HS2 is going ahead but Mike Rutherford says the £106bn project should include lanes for cars and HGVs
That’s it, the referee’s made his decision, the HS2 game is over, and it’s time to accept this skinny rail road will be built – at a cost of £106billion.
Never mind that the ref (Boris Johnson) won’t be Prime Minister, and may not even be alive by the time the monster project is completed at a total cost that’ll inevitably exceed that current estimate; think nearer £150bn-£200bn, I reckon.
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Significantly, in the very week Bo Jo formally gave it his controversial nod of approval, the Chancellor and former Transport Secretary (who knows a thing or two about rip-off railways!) walked out on his job at HM Treasury. An angry, HS2-related resignation by Sajid Javid? Well, the bloated project can’t have helped.
Who foots the £100-£200billion bill for this railway, which won’t even run 24/7, never mind 365 days a year? Ultimately, it’s the general public – everyone from employees who pay income tax, National Insurance and VAT, to pensioners paying painful taxes as they draw their modest incomes.
Ironically, these are the same salt-of-the-earth folk who’ll be unable to use HS2 trains because fares will almost certainly be exorbitantly high. Sure, they’ll be fine for business types and politicians with generous expense accounts (ie other people’s money), but the overwhelming majority of Brits cannot each pay £1 to £2 per mile when sitting or standing on a train with HS status. Especially when the all-in cost per mile figure for a driver travelling alone in a mid-to-large car is about 50 pence per mile – or, alternatively, just 10 pence per person per mile when there are four passengers on board.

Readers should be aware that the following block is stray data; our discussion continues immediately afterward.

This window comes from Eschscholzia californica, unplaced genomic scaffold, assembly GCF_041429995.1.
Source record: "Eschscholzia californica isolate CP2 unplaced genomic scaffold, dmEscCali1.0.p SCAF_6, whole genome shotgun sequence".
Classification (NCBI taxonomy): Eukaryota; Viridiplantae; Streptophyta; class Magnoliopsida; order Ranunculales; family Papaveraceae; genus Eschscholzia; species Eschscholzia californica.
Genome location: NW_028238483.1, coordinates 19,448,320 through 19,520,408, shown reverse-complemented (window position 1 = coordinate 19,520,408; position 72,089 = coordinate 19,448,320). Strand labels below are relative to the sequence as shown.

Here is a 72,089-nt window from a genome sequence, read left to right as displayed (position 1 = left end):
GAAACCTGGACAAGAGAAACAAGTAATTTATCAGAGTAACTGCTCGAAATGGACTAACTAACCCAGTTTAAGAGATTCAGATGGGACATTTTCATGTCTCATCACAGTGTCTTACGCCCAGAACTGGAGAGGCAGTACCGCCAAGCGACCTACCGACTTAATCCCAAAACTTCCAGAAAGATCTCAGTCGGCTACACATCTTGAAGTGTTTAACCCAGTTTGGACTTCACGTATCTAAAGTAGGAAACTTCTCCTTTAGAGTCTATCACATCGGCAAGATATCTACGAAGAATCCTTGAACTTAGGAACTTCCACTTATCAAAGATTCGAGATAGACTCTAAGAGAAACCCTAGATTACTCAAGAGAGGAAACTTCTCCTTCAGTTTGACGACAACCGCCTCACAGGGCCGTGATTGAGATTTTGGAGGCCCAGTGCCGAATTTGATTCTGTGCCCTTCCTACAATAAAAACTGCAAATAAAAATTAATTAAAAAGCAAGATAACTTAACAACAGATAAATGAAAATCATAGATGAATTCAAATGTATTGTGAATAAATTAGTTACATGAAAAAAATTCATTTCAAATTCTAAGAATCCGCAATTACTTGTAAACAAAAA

Put another way; when commuting early in the morning or late afternoon, five people travelling in a medium-sized car each pay 90-180 per cent less than they will via HS2.
No doubt about it; trains are for the minority, cars for the overwhelming majority. With this in mind, the skinny £106bn HS2 project needs to be built a tad wider, then reclassified as a 24/7/365 multi-vehicle transport corridor rather than a limited-hours railway line.
The construction workers, equipment, vehicles, access roads, building materials, cabling/electrical supplies et al are already on site, or soon will be. Therefore it’ll be comparatively inexpensive to flank each side of the railway with driving lanes (including hard shoulders) for cars, vans and trucks. Who pays? We, the circa 40 million vehicle owners and drivers do – via the £60billion we hand over every year to HM Treasury in road-user taxation.
The undeniable, under-reported truth is this: even after building the occasional new road and ‘maintaining’ the existing, crumbling network, the UK Government makes a fat annual profit from drivers and their lucrative road-user taxes. Yet, at the same time, it loses countless billions yearly courtesy of the railways and the people who ride them.
So car drivers are wholly unsubsidised and massively profitable for The Treasury, while rail passengers are massively subsidised and wholly unprofitable. Yet we get handed back next to nowt, while they get a new, £100bn-plus railway. Work that one out, if you dare.
Do you agree with Mike? Let us know your thoughts in the comments below…